European Bitterling (Rhodeus amarus)
European Bitterlings are a prevalent, peaceful, active and hardy coldwater fish that you can keep in both ponds and aquariums. This species can quickly adapt when it comes to water requirements and can handle various temperatures, pH, and general hardiness.
You can keep these fish with various species, including Goldfish and coldwater natives such as Murray River Rainbows. European Bitterlings are not aggressive fish, and they will not nip the fins of other fish.
European Bitterlings have a wide laterally compressed body that displays a beautiful bluish-green iridescent sheen and long rose coloured dorsal and anal fins. The pelvic and pectoral fins are usually white. Their eyes are gold and red and relatively large, and their mouths are slightly up-turned. These fish also display a blue-green stripe along their middle, and their belly is whitish to somewhat reddish.
However, when the males are in the breeding season, they will get a bright orange shine to their bellies, and the fish's fins will change to a bright red colour.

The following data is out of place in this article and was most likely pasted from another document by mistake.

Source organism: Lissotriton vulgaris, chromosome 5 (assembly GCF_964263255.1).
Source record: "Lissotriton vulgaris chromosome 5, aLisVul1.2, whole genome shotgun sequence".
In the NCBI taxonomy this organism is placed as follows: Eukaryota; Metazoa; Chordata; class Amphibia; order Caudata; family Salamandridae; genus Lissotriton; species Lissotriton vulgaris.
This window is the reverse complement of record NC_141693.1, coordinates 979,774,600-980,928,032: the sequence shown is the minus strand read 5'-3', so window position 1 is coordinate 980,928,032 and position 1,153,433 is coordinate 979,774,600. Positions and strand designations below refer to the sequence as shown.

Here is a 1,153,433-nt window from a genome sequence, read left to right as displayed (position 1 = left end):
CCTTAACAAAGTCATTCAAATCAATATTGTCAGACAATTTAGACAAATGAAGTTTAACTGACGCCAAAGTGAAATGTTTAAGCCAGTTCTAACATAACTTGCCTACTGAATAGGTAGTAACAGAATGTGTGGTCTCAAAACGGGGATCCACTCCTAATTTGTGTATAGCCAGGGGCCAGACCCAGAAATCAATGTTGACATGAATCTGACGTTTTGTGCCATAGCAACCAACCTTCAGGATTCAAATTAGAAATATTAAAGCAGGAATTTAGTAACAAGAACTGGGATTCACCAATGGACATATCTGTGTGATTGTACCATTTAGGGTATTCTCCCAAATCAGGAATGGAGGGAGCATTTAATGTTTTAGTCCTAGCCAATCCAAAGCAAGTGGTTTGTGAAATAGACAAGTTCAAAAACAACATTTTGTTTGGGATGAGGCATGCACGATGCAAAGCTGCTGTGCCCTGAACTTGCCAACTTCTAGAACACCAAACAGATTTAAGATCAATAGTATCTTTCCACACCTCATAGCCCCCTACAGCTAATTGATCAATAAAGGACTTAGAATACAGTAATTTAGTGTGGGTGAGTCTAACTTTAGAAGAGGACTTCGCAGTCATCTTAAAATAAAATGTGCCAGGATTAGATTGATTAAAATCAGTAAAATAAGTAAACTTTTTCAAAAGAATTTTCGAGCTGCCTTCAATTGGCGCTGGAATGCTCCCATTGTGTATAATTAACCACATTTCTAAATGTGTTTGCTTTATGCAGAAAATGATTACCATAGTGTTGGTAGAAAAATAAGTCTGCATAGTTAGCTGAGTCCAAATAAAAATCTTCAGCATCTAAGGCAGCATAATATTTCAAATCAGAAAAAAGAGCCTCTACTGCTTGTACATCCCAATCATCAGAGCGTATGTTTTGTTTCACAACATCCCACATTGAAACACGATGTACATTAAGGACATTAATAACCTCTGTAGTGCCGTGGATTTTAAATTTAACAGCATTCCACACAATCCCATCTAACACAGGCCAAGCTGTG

|Scientific Name||Rhodeus amarus|
|Origins||Europe), France, Russia|
|Aquarium Level||Bottom - Middle|
|Difficulty||Beginner - Intermediate|
|Best kept as||Groups 8+|
|Lifespan||3 - 5 years|
|PH||7.0 - 7.5|
|GH||0 - 6|
|TDS||100 - 200|
|55 - 71℉|
12.8 - 21.7℃
In the home aquarium, the European Bitterling will readily accept most good quality dried foods such as granules, flakes and sinking pellets. These modern food products have been developed to provide all adequate nutrition to maintain your fish's health and dietary requirements.
Providing additional foodstuffs such as live, frozen, and freeze-dried meals such as bloodworm, daphnia, and tubifex once or twice a week will provide additional benefits to your fish's health and well-being but is not a must for this fish.
It should be noted that bloodworms should only be given as an occasional treat and should not be used as the staple diet as they are difficult for fish to digest and can potentially cause blockages.
This fish is an omnivore in the wild, meaning it will consume some vegetable matter. Although most modern fish foods take this into account and include them in their products, you can still supplement your fish's diet with blanched vegetables such as spinach, broccoli, and zucchini. Ensure you do not overfeed your fish and remove any leftovers the following day.